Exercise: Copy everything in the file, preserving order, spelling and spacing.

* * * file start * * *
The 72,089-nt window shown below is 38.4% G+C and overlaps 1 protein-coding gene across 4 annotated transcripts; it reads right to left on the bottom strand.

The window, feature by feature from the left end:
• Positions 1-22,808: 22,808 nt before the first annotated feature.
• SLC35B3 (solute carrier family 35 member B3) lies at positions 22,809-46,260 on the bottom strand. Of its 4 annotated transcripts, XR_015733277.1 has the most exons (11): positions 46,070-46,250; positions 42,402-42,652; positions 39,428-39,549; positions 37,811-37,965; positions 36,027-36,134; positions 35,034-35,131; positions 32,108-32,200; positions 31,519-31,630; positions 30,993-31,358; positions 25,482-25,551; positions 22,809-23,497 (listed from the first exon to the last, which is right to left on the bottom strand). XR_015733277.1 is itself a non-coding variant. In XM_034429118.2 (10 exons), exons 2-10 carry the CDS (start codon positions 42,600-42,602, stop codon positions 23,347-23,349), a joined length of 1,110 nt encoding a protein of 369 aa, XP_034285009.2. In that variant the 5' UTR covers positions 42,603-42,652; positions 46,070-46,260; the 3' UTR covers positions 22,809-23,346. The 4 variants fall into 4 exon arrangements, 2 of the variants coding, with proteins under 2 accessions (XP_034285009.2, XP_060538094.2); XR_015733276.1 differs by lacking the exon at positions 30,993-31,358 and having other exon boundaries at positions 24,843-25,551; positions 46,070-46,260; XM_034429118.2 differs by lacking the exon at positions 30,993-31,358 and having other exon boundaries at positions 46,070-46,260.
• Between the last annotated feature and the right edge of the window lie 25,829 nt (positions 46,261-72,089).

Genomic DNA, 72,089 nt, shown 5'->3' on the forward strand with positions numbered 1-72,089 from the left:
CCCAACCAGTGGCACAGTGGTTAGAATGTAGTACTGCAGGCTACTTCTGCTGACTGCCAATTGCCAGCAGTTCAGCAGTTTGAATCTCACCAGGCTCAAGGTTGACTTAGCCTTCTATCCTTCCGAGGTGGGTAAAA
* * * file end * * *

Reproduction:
The 72,089-nt window shown below is 38.4% G+C and overlaps 1 protein-coding gene across 4 annotated transcripts; it reads right to left on the bottom strand.

The window, feature by feature from the left end:
• Positions 1-22,808: 22,808 nt before the first annotated feature.
• SLC35B3 (solute carrier family 35 member B3) lies at positions 22,809-46,260 on the bottom strand. Of its 4 annotated transcripts, XR_015733277.1 has the most exons (11): positions 46,070-46,250; positions 42,402-42,652; positions 39,428-39,549; positions 37,811-37,965; positions 36,027-36,134; positions 35,034-35,131; positions 32,108-32,200; positions 31,519-31,630; positions 30,993-31,358; positions 25,482-25,551; positions 22,809-23,497 (listed from the first exon to the last, which is right to left on the bottom strand). XR_015733277.1 is itself a non-coding variant. In XM_034429118.2 (10 exons), exons 2-10 carry the CDS (start codon positions 42,600-42,602, stop codon positions 23,347-23,349), a joined length of 1,110 nt encoding a protein of 369 aa, XP_034285009.2. In that variant the 5' UTR covers positions 42,603-42,652; positions 46,070-46,260; the 3' UTR covers positions 22,809-23,346. The 4 variants fall into 4 exon arrangements, 2 of the variants coding, with proteins under 2 accessions (XP_034285009.2, XP_060538094.2); XR_015733276.1 differs by lacking the exon at positions 30,993-31,358 and having other exon boundaries at positions 24,843-25,551; positions 46,070-46,260; XM_034429118.2 differs by lacking the exon at positions 30,993-31,358 and having other exon boundaries at positions 46,070-46,260.
• Between the last annotated feature and the right edge of the window lie 25,829 nt (positions 46,261-72,089).

Genomic DNA, 72,089 nt, shown 5'->3' on the forward strand with positions numbered 1-72,089 from the left:
CCCAACCAGTGGCACAGTGGTTAGAATGTAGTACTGCAGGCTACTTCTGCTGACTGCCAATTGCCAGCAGTTCAGCAGTTTGAATCTCACCAGGCTCAAGGTTGACTTAGCCTTCTATCCTTCCGAGGTGGGTAAAA